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According to the permissibility solution to the lottery paradox, the paradox can be solved if we conceive of epistemic justification as a species of permissibility.Clayton Littlejohn has objected that the permissibility solution draws on a sufficient condition for permissible belief that has implausible consequences and that the solution conflicts with our lack of knowledge that a given lottery ticket will lose. The paper defends the permissibility solution against Littlejohn’s objections.
117. Logos & Episteme: Volume > 4 > Issue: 2
Clayton Littlejohn Don’t Know, Don’t Believe: Reply to Kroedel
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In recent work, Thomas Kroedel has proposed a novel solution to the lottery paradox. As he sees it, we are permitted/justified in believing some lotterypropositions, but we are not permitted/justified in believing them all. I criticize this proposal on two fronts. First, I think that if we had the right to add some lottery beliefs to our belief set, we would not have any decisive reason to stop adding more. Suggestions to the contrary run into the wrong kind of reason problem. Reflection on the preface paradox suggests as much. Second, while I agree with Kroedel that permissions do not agglomerate, I do not think that this fact can help us solve the lottery paradox. First, I do not think we have any good reason to think that we’re permitted to believe any lottery propositions. Second, I do not see any good reason to think that epistemic permissions do not agglomerate.
118. Logos & Episteme: Volume > 4 > Issue: 2
Charlie Pelling Paradoxical Assertions: A Reply to Turri
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In earlier work, I have argued that the self-referential assertion that “this assertion is improper” is paradoxical for the truth account of assertion, the view onwhich an assertion is proper if and only if it is true. In a recent paper in this journal, John Turri has suggested a response to the paradox: one might simply deny that in uttering “this assertion is improper” one makes a genuine assertion. In this paper, I argue that this ‘no assertion’ response does not dissolve the paradox in the way Turri suggests.
119. Logos & Episteme: Volume > 4 > Issue: 2
Nicholas Tebben Peer Disagreement and the Limits Of Coherent Error Attribution
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I argue that, in an important range of cases, judging that one disagrees with an epistemic peer requires attributing, either to one's peer or to oneself, a failure ofrationality. There are limits, however, to how much irrationality one can coherently attribute, either to oneself or to another. I argue that these limitations on the coherent attribution of rational error put constraints on permissible responses to peer disagreement. In particular, they provide reason to respond to one-off disagreements with a single peer by maintaining one's beliefs, and they provide reason to moderate one's beliefs when faced with repeated disagreement, or disagreement with multiple peers. Finally, I argue that, though peer disagreement is rare, the occasions on which it does occur tend to be especially important, and the kind of response supported here is correspondingly important. In particular, how leading researchers spend their time and effort depends, in part, on how they respond to peer disagreement. And only a response of the kind supported here strikes the right balance between allowing individual researchers to freely pursue what seems to them to be worthwhile projects, and requiring that they pursue those research projects that the community of experts as a whole believes to be likely to yield significant results.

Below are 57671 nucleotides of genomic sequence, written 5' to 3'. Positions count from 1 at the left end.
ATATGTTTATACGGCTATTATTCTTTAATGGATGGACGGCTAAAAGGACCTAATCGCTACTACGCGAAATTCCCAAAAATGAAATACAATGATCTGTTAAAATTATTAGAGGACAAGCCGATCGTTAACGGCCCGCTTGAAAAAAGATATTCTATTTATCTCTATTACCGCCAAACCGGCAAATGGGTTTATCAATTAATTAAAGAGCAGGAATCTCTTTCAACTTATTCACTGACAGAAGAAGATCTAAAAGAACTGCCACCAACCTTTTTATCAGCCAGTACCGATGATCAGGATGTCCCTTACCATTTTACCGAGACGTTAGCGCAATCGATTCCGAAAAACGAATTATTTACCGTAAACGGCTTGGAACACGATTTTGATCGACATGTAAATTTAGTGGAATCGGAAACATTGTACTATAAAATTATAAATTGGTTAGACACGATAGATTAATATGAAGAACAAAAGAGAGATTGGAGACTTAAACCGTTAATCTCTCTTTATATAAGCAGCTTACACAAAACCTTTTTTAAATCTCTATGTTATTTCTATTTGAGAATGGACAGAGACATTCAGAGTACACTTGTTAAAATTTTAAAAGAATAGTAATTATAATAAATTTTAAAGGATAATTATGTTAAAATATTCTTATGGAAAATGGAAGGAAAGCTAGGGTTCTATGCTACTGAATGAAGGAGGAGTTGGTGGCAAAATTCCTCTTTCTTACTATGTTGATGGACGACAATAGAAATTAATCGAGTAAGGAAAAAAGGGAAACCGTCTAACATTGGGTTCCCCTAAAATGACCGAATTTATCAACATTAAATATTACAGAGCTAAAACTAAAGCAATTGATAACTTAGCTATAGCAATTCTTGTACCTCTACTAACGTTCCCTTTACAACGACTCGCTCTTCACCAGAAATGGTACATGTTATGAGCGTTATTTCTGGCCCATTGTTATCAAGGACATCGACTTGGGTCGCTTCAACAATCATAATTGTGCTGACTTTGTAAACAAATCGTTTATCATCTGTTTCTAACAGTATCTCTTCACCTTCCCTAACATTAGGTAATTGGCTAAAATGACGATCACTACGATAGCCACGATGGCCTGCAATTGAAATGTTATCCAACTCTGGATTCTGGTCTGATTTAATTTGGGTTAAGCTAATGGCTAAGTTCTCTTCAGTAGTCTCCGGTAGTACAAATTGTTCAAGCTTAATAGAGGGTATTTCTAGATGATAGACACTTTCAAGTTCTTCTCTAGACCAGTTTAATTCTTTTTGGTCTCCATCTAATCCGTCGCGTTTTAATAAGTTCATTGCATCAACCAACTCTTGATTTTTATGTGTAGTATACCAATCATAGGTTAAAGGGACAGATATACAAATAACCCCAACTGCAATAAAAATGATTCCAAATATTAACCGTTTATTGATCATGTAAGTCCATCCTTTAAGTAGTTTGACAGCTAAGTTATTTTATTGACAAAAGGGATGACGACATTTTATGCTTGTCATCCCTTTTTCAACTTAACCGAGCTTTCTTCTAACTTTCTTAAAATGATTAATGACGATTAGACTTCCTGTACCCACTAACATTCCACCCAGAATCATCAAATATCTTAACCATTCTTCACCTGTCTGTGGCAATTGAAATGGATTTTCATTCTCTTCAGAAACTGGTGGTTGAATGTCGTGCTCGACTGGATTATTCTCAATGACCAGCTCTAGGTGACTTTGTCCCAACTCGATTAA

120. Logos & Episteme: Volume > 4 > Issue: 2
Tomas Bogardus Foley's Self-Trust and Religious Disagreement
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In this paper, I’ll look at the implications of Richard Foley’s epistemology for two different kinds of religious disagreement. First, there are those occasions onwhich a stranger testifies to me that she holds disagreeing religious beliefs. Typically, I’m dismissive of such religious disagreement, and I bet you are too. Richard Foley gives reasons to think that we need not be at all conciliatory in the face of stranger disagreement, but I’ll explain why his reasons are insufficient. After that, I’ll look at those types of religious disagreement that occur between epistemic peers . Foley has argued for a conciliatory position. I worry that his position leads to what some in the literature have called “spinelessness.” I also worry that his view is self-defeating, and vulnerable to some apparent counterexamples. I’ll end the paper by sketching my own, non-Foleyan, solution to those problems.